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Historic mansion can be restored to a home
A celebrated heritage building can be restored to its original use after a long-running planning battle came to an end.
The owners of Ilkley mansion Heathcote, which was designed by Edwin Lutyens, had originally applied to turn the villa into two homes, despite opposition from heritage organisations including the Lutyens Trust, Ilkley Civic Society and the Ancient Monuments Society.
However, the application was withdrawn and another, asking permission to turn the Grade II*-listed property on Kings Road into one home, has now been approved by Bradford Council.
The house, dating from 1906, was sold by service company NG Bailey in 2011, with a £2.5 million price tag, after serving as offices for the firm since 1958.
The identity of the current owner has not been confirmed, but a decision letter to law firm Cobbetts LLP, who made the application on behalf of the owner, says the changes can be made.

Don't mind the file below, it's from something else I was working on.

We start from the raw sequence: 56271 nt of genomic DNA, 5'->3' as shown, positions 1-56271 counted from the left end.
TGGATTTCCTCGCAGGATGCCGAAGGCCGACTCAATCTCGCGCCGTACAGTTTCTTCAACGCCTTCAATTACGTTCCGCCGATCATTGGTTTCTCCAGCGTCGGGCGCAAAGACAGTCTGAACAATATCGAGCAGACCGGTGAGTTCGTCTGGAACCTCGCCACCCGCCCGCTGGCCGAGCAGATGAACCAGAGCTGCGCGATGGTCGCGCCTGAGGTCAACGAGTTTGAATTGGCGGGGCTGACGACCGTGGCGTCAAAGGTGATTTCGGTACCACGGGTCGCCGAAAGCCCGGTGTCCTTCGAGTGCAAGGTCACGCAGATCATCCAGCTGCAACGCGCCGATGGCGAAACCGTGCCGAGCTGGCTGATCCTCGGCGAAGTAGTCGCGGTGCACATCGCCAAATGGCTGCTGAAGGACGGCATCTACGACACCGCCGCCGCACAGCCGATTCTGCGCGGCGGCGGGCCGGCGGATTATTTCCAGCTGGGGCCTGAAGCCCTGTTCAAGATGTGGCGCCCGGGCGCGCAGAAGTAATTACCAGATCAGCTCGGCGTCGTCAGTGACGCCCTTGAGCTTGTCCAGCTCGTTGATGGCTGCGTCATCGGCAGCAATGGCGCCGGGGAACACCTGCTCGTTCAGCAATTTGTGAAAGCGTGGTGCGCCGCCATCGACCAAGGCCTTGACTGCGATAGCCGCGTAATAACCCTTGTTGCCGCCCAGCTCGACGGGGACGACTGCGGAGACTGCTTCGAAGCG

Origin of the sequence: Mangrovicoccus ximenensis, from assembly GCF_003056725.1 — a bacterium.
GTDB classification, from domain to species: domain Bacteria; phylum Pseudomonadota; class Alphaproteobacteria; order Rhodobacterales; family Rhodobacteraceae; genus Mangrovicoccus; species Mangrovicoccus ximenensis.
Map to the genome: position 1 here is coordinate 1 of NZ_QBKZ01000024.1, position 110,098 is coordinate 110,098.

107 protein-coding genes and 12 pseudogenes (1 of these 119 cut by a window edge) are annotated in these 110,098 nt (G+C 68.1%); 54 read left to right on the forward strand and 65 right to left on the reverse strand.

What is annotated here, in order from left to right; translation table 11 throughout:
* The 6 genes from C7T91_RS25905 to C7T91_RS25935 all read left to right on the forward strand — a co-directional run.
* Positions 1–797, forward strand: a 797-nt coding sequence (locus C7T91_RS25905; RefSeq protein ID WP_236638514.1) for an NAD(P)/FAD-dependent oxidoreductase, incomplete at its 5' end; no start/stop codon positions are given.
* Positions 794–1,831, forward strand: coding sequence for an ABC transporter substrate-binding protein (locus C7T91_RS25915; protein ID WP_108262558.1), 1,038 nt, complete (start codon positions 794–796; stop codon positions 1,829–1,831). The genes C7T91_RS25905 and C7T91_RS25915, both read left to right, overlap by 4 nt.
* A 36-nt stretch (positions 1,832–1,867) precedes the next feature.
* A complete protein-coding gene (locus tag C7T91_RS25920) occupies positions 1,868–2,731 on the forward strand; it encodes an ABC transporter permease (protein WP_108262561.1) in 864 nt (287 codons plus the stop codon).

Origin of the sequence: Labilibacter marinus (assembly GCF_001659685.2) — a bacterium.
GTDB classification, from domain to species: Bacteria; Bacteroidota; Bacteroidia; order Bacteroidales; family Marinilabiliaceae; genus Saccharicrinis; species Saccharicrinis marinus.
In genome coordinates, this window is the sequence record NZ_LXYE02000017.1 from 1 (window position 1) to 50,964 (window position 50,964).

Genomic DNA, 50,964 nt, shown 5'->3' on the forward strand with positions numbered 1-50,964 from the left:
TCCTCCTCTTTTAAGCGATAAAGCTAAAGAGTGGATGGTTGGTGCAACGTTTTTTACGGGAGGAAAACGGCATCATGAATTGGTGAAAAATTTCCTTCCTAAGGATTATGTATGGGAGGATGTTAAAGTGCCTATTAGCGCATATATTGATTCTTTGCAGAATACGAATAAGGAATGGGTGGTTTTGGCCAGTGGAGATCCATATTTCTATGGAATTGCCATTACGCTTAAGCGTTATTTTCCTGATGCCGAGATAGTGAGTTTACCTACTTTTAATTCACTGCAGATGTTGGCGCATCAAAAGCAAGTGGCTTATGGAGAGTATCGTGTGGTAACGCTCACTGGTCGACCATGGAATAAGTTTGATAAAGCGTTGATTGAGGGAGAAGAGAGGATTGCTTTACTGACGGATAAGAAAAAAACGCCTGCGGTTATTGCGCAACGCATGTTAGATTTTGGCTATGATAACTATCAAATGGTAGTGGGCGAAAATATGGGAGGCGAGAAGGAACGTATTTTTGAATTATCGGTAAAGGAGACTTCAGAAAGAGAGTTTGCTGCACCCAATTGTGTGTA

“The proposal is solely for the change of use of the building to a single dwelling, which would restore the original intended function of this special building and pave the way for future restoration and conservation,” the letter says.
“No physical changes to the fabrics, fittings, setting or interior of the listed building and heritage assets are proposed as part of this application and these would be controlled under Listed Building Control regime.”
Meanwhile, an application to turn two cottages on the site back into homes is being considered by the council.
The cottages, part of the Heathcote estate, were also used as offices by NG Bailey.
The current owners want to transform them back into houses and also fill in an access gate to an external wall on the site.
However, the plans have drawn criticism from the Lutyens Trust, who say they do not object to the idea of turning the cottages back into homes, but “object strongly to the piecemeal breaking up of the estate into a number of applications with no benefit to the historic asset as a whole”.